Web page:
Another of Ilya Repin’s most famous historical pieces is the Reply of the Zaporozhian Cossacks. In the 1600s, the Turkish Sultan sent a letter demanding the subservience of the Cossacks. Offended, the Cossacks wrote back a scathing and humorous rebuff to the Sultan.

Ilya Repin
Reply of the Zaporozhian Cossacks, Ilya Repin

Repin first heard of this story in 1878, but did not complete the work until 1891. The painting is another masterful character study, showing a raucous band of motley soldiers, gathered around a scribe and laughing as they suggest lines for the response. The emotion and realism of the scene are palpable, in no small part because Repin modelled all of the Cossacks off of real people, much like his earlier Barge Haulers. Indeed, when one person refused to model for him, Repin surreptitiously sketched him so as to include his likeness anyhow.

Repin’s personal life was, unlike his art career, marred by unhappiness. He married in 1872, but was extremely unhappy and divorced her in 1887. He remarried two years later and moved to Finland, an estate called “Penaty” Manor, but around this time he began to suffer severe pain in his right hand. In time, it would rob him of the ability to use his dominant hand, forcing him to work with his left.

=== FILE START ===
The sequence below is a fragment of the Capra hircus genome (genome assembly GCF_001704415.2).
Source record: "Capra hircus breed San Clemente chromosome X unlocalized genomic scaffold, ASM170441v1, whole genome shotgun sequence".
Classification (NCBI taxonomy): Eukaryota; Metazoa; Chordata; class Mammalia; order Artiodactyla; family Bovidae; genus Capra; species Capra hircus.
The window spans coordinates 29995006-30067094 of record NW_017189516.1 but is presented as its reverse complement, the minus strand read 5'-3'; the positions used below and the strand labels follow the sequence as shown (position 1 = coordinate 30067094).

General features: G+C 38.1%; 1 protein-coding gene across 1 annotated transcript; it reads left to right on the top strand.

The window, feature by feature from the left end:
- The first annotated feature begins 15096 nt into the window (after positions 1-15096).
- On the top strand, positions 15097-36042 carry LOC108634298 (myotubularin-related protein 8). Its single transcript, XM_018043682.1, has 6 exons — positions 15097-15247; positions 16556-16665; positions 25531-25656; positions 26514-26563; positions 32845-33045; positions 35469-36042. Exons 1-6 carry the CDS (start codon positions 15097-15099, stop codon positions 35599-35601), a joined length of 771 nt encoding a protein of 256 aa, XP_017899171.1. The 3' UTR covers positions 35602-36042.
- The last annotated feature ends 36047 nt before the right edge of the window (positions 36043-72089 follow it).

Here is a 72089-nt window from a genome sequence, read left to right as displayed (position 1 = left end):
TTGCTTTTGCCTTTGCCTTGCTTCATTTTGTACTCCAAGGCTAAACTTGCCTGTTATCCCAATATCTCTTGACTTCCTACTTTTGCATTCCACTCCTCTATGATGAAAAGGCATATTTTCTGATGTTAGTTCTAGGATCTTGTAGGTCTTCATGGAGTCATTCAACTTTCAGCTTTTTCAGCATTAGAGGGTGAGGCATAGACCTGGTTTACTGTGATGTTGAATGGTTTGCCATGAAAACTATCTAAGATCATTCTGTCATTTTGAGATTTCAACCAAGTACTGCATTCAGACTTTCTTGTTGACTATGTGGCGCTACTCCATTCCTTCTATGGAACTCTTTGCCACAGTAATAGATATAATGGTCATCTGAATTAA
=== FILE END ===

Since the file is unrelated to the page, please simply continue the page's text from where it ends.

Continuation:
"Penaty" Manor
“Penaty” Manor – present days photo

Nevertheless, Ilya Repin continued working. He was commissioned to paint the Ceremonial Session of the State Council 1900, by the Russian imperial government, although he was opposed to imperial rule and created paintings celebrating the revolt of 1905.

Ilya Repin
Ceremonial Session of the State Council 1900, Ilya Repin

Ilya Repin
17 October – The paintings celebrating the revolt of 1905, Ilya Repin

When the Bolsheviks overthrew the emperor in 1917, however, he was equally disenchanted by the cruelty of the new regime and never returned to Russia.

ilya-repin-portrait-of-tsar-st-nikolai-aleksandrovich-unfinished
Portrait of tsar Nikolai Aleksandrovich (unfinished), Ilya Repin

In 1920, Ilya Repin became an honorary member of the Finnish Artists’ Society. He died ten years later, on 29 September 1930.

Ilya Repin was a remarkable figure in art, whose ability and hard work made him one of the most famous Russian artists of his day. The variety in his works earned him the scorn of some contemporary critics, but that expansiveness of thought and ability has made his art a treasure even today.

Ilya Repin

Ilya Repin

Ilya Repin

Ilya Repin

Ilya Repin

Ilya Repin

Ilya Repin

Ilya Repin

Ilya Repin

Ilya Repin

Ilya Repin

Ilya Repin

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This Post Has 3 Comments

  1. DM says:

    I found this article to be tremendously fascinating and inspiring. These are the stories that makes room for the talented to flourish into greatness.

  2. Maurice Falzon says:

    Please share more about artists like Repin because they invariably display the sensitivity and depth of feeling of these Masters and the excellence of their talent. They provide a valuable source of inspiration to beginner and expert alike. Thank you.